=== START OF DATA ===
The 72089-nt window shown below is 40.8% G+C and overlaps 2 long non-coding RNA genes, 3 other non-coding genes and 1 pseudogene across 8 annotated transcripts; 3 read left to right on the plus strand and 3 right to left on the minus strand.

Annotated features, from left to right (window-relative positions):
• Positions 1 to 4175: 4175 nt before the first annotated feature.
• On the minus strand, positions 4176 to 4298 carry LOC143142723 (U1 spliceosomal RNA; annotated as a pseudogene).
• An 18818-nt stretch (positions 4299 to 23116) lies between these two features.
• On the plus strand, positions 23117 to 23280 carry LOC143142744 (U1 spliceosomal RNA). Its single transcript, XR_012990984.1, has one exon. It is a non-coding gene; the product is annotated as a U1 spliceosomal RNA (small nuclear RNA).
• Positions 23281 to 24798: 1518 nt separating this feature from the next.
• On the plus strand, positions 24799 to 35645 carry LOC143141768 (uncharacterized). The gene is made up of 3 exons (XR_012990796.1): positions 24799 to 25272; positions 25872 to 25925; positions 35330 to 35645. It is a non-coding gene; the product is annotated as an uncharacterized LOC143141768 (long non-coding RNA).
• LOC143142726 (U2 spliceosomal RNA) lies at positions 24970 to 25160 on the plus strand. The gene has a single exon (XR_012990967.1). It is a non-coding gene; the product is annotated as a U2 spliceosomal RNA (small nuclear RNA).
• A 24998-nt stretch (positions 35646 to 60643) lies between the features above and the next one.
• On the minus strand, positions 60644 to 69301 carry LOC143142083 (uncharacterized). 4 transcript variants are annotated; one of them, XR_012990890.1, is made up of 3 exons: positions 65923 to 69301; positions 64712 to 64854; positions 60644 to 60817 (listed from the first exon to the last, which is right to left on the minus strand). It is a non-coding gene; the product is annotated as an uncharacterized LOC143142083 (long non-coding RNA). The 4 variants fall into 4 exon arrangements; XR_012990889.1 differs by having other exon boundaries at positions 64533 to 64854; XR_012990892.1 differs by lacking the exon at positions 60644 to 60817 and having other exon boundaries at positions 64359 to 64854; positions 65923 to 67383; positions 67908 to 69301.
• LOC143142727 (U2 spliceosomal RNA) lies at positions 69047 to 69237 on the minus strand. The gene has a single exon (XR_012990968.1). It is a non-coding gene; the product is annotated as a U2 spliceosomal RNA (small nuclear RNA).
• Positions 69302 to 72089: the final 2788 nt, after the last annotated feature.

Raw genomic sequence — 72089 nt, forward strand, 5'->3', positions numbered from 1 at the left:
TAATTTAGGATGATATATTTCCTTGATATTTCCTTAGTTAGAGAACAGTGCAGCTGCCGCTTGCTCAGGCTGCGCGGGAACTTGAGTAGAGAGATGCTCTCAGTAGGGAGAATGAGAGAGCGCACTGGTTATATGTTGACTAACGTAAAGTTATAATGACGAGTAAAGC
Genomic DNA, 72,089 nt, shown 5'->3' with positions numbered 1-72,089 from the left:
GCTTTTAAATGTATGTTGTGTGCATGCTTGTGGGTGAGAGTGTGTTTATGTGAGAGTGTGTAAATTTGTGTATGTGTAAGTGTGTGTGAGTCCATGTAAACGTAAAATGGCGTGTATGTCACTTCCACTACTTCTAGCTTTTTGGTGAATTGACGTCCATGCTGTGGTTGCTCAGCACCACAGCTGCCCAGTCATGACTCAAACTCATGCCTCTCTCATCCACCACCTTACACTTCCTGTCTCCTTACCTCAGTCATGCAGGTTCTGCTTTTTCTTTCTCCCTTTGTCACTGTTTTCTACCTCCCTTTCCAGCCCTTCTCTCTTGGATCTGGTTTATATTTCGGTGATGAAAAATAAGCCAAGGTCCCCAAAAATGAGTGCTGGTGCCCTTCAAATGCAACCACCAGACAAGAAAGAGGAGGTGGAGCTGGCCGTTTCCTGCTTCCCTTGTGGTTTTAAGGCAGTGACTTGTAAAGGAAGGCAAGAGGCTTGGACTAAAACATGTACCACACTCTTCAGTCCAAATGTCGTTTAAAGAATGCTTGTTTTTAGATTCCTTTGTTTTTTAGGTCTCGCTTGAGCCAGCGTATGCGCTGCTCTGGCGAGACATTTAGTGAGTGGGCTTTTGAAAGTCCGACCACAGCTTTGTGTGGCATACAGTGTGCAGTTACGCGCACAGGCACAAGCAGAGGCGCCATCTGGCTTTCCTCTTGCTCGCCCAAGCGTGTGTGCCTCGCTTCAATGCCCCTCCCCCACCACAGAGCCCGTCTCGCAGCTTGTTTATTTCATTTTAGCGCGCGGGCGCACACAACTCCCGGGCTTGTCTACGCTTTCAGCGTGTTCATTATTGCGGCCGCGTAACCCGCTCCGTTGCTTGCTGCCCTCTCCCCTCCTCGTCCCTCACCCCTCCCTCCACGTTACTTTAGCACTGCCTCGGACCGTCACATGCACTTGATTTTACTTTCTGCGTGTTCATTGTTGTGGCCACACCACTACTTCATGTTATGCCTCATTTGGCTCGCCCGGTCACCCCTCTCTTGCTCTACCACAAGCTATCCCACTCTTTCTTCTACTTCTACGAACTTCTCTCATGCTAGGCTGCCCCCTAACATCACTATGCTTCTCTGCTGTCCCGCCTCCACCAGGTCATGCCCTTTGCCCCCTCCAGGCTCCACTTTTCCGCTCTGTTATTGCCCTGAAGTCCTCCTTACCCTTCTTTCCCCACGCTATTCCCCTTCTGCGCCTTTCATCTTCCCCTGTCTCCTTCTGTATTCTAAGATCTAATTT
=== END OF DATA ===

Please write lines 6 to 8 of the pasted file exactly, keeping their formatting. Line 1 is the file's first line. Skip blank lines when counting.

• On the plus strand, positions 23117 to 23280 carry LOC143142744 (U1 spliceosomal RNA). Its single transcript, XR_012990984.1, has one exon. It is a non-coding gene; the product is annotated as a U1 spliceosomal RNA (small nuclear RNA).
• Positions 23281 to 24798: 1518 nt separating this feature from the next.
• On the plus strand, positions 24799 to 35645 carry LOC143141768 (uncharacterized). The gene is made up of 3 exons (XR_012990796.1): positions 24799 to 25272; positions 25872 to 25925; positions 35330 to 35645. It is a non-coding gene; the product is annotated as an uncharacterized LOC143141768 (long non-coding RNA).